MIG, TIG, or Stick Welding? How to Know Which Process to Use


Welding is essential in creating everything from small objects, tools, and parts for machines to large structures, buildings, and skyscrapers. Many types of welding processes perform specific effects and results for a wide range of projects.

As this technology advances, various welding machines and techniques achieve specific results in many settings, including construction sites, manufacturing plants, and small worksites.

Three of the most common welding techniques are MIG (inert metal gas), TIG (Tungsten inert gas), and stick welding. Depending on the type of job or function you’re working on, getting familiar with each of the 3 types of welding processes and the benefits they provide for each task is essential.


MIG Welding: Gas Metal Arc Welding (GMAW)


Gas metal arc welding, also known as MIG or GMAW welding, uses a thin wire fed through the welding machine, acting as an electrode. As this wire moves through the welding equipment and to the welding site, it’s heated to achieve the desired welding effect, with gasless (flux core) or with gas (MIG).

MIG, or metal inert gas welding, is typically cost-effective when you invest in the equipment, though supplies can become expensive over time. Gasless MIG welding requires a specific type of wire that is more costly, while gas MIG wires are more complex, yet it costs less and creates more refined, cleaner lines.

The power source for MIG welding requires a constant voltage from a direct-current power source, which produces heat that allows for two metals to be fused with a wire electrode. MIG also uses a shielding gas with the wire electrode, and this type of welding process is most common in industrial settings, including working with large bore pipes and plates.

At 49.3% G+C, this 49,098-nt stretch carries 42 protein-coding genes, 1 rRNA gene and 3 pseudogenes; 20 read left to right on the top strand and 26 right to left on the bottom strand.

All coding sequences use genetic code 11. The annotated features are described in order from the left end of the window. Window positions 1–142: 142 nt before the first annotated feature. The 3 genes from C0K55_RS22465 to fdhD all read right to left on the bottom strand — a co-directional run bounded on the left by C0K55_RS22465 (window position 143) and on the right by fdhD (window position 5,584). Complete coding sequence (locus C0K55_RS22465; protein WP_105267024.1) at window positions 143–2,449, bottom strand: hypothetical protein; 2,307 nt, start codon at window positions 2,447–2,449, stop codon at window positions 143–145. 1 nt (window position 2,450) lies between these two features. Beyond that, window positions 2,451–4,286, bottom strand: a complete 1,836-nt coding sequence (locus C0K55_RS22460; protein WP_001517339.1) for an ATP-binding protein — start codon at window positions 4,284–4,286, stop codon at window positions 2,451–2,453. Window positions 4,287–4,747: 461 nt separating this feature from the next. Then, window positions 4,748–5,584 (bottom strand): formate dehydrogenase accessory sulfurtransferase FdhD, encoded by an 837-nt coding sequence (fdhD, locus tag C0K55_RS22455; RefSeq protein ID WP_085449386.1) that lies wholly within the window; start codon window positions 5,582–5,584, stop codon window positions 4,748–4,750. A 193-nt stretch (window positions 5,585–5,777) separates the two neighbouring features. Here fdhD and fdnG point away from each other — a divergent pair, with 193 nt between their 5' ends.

GMAW or MIG welding applies four main metal transfer methods: short-circuiting, spray transfer, globular transfer, and pulsed spray.


Short-Circuiting MIG Welding


Short-circuiting is when the wire contacts the base metal quickly by tapping many times per second, which results in minimal splatter and sparks. For this reason, short-circuiting is favorable in various welding positions, including narrow and small spaces.


Globular Transfer MIG Welding


Globular transfer creates a more comprehensive, rougher bead due to a larger metal droplet, which increases the amount of residue and splatter surrounding the project. It’s best to weld metal using this method for thick metal plates positioned in a horizontal direction.


Spray Transfer MIG Welding


This method applies consistent, small molten metal droplets to establish a continuous contact arc weld, which minimizes splatter. Spray transfer welding works best when it’s used on thick and flat horizontal metal, including stainless steel or sheet metal.


Pulsed-Spray MIG Welding


The pulsed-spray welding technique is similar to the spray transfer method, except for using a high-low current pulse. This welding process allows for small cooling periods in between, which refers to a lower voltage and a cooler weld or “cold welding” that remain high in heat, though comparatively cooler than the standard welding temperature.

While all welding uses extreme heat during the process, pulsed spray welding alternates between a lower heat and high heat for the desired effect.


TIG Welding: GTAW or Gas Tungsten Arc Welding


One of the most widespread and versatile types of welding is TIG welding, or GTAW, known as gas tungsten arc welding. The TIG arc welding process is adaptable for various projects, though it can take a while to achieve good results, which makes it initially challenging for most people.

While the Tungsten arc welding process is more difficult to master and considered less productive, it’s worthwhile due to high-quality welding. This type of welding is ideal for large-scale objects, where greater control is required during the process.